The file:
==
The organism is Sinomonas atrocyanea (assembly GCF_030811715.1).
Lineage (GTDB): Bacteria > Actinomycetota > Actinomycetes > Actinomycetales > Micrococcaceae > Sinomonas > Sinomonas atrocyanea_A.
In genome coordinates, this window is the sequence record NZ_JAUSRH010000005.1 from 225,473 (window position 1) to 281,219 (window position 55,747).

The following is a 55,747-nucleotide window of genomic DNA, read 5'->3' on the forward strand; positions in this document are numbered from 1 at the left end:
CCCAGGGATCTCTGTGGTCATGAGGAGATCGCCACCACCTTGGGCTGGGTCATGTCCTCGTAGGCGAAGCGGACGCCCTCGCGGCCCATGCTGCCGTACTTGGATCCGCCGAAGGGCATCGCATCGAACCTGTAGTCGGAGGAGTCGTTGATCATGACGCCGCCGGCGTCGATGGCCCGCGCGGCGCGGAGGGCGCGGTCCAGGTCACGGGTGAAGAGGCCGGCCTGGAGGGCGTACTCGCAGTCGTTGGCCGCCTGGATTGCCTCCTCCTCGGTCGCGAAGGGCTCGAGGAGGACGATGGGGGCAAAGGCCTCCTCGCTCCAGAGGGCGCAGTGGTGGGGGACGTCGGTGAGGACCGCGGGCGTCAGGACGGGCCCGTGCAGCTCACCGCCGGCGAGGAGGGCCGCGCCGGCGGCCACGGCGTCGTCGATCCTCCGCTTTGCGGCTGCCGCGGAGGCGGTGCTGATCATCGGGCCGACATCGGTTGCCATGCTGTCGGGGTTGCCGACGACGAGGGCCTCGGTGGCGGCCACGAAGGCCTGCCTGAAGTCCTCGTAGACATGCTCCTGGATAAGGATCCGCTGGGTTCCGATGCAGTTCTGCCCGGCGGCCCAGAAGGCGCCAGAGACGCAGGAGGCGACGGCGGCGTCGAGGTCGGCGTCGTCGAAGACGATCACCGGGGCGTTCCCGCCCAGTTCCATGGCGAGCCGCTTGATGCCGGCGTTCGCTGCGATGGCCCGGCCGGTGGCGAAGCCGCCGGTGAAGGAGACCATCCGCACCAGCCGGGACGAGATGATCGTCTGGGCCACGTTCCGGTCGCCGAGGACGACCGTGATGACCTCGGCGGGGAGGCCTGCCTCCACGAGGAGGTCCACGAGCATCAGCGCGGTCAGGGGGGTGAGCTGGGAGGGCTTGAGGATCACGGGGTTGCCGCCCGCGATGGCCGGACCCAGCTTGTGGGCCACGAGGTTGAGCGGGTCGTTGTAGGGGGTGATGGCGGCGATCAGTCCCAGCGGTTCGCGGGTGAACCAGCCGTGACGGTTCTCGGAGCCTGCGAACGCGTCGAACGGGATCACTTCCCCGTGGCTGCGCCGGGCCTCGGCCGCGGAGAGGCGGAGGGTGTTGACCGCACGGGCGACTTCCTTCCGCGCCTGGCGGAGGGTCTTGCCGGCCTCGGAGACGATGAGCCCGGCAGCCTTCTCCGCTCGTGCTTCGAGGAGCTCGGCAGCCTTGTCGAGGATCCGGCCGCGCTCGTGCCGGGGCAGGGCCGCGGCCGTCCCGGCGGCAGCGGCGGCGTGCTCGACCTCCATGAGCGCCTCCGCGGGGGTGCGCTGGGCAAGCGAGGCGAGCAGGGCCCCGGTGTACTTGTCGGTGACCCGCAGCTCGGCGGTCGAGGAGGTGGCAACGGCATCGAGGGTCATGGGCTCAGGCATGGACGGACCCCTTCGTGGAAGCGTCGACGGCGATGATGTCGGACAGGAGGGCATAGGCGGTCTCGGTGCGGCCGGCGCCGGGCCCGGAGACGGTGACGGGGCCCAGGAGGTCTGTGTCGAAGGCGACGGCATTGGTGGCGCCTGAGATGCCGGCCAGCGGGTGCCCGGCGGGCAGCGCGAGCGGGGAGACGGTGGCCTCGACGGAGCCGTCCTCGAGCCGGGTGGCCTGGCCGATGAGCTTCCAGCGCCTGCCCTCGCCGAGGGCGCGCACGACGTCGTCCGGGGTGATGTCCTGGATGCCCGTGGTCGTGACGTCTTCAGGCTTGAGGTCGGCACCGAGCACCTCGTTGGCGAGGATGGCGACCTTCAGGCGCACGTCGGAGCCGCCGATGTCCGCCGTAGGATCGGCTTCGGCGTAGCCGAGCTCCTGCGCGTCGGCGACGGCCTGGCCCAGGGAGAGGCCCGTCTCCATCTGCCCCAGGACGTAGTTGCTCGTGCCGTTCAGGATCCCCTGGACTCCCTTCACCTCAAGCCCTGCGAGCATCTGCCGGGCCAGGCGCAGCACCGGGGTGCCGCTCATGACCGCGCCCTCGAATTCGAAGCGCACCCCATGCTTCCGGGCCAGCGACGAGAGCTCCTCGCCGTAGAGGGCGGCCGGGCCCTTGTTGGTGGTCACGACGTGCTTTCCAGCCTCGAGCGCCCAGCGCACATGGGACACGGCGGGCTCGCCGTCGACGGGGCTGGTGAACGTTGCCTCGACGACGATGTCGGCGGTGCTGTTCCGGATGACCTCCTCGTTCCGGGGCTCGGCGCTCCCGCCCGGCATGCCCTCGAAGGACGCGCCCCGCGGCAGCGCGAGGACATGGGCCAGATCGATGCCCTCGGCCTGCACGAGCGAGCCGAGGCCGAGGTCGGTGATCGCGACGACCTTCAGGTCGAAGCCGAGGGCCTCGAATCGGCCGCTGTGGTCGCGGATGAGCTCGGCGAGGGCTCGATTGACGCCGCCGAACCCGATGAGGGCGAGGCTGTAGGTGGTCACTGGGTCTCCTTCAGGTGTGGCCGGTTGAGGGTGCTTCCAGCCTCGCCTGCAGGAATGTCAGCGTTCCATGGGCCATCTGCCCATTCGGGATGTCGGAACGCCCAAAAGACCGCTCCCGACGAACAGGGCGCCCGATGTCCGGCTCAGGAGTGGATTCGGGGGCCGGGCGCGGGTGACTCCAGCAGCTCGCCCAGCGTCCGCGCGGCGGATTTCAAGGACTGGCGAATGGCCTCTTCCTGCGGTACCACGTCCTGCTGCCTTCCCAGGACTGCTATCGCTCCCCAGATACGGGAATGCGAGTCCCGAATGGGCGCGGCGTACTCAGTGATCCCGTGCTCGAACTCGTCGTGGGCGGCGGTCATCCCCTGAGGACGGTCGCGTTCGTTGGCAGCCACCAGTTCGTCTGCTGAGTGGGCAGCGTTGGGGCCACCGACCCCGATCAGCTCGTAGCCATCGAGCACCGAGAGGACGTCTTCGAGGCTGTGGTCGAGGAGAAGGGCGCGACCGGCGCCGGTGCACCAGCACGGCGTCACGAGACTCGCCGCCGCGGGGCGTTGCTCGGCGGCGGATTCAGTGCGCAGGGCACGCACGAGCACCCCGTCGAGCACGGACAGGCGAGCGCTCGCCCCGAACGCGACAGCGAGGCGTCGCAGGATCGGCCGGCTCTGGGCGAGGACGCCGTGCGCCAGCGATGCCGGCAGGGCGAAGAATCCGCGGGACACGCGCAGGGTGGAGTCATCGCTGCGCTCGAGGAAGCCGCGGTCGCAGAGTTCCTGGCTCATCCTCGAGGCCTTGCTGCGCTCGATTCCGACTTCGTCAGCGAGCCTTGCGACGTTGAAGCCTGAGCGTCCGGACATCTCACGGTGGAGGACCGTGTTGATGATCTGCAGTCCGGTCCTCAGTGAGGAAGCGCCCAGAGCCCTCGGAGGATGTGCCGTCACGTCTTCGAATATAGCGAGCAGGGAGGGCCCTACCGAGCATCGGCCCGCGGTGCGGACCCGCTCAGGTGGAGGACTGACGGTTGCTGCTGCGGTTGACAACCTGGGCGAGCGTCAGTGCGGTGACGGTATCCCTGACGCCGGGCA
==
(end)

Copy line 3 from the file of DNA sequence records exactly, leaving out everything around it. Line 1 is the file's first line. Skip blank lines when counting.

In genome coordinates, this window is the sequence record NZ_JAUSRH010000005.1 from 225,473 (window position 1) to 281,219 (window position 55,747).